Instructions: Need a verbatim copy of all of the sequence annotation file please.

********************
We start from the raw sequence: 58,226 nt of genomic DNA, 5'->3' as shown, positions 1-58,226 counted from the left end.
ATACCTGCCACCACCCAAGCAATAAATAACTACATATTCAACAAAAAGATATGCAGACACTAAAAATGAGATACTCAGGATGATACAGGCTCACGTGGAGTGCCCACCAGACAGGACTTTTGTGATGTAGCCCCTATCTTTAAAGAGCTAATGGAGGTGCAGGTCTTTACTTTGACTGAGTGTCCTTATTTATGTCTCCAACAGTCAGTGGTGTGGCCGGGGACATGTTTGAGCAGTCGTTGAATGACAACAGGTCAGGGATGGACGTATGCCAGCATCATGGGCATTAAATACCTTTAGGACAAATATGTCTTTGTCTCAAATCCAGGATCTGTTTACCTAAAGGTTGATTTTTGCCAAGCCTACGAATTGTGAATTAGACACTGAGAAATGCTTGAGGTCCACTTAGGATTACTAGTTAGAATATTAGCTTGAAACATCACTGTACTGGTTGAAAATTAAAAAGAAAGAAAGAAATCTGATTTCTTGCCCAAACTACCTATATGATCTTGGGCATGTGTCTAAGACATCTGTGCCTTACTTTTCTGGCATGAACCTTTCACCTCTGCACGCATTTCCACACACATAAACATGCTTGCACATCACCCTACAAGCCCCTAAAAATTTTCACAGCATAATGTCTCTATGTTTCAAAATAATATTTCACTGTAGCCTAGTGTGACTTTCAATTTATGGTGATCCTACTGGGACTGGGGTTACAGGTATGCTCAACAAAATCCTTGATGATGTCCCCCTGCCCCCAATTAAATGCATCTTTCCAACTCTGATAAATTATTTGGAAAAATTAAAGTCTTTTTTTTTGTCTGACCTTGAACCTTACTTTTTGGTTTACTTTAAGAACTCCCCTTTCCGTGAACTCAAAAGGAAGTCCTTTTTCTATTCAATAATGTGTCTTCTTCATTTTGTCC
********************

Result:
We start from the raw sequence: 58,226 nt of genomic DNA, 5'->3' as shown, positions 1-58,226 counted from the left end.
ATACCTGCCACCACCCAAGCAATAAATAACTACATATTCAACAAAAAGATATGCAGACACTAAAAATGAGATACTCAGGATGATACAGGCTCACGTGGAGTGCCCACCAGACAGGACTTTTGTGATGTAGCCCCTATCTTTAAAGAGCTAATGGAGGTGCAGGTCTTTACTTTGACTGAGTGTCCTTATTTATGTCTCCAACAGTCAGTGGTGTGGCCGGGGACATGTTTGAGCAGTCGTTGAATGACAACAGGTCAGGGATGGACGTATGCCAGCATCATGGGCATTAAATACCTTTAGGACAAATATGTCTTTGTCTCAAATCCAGGATCTGTTTACCTAAAGGTTGATTTTTGCCAAGCCTACGAATTGTGAATTAGACACTGAGAAATGCTTGAGGTCCACTTAGGATTACTAGTTAGAATATTAGCTTGAAACATCACTGTACTGGTTGAAAATTAAAAAGAAAGAAAGAAATCTGATTTCTTGCCCAAACTACCTATATGATCTTGGGCATGTGTCTAAGACATCTGTGCCTTACTTTTCTGGCATGAACCTTTCACCTCTGCACGCATTTCCACACACATAAACATGCTTGCACATCACCCTACAAGCCCCTAAAAATTTTCACAGCATAATGTCTCTATGTTTCAAAATAATATTTCACTGTAGCCTAGTGTGACTTTCAATTTATGGTGATCCTACTGGGACTGGGGTTACAGGTATGCTCAACAAAATCCTTGATGATGTCCCCCTGCCCCCAATTAAATGCATCTTTCCAACTCTGATAAATTATTTGGAAAAATTAAAGTCTTTTTTTTTGTCTGACCTTGAACCTTACTTTTTGGTTTACTTTAAGAACTCCCCTTTCCGTGAACTCAAAAGGAAGTCCTTTTTCTATTCAATAATGTGTCTTCTTCATTTTGTCC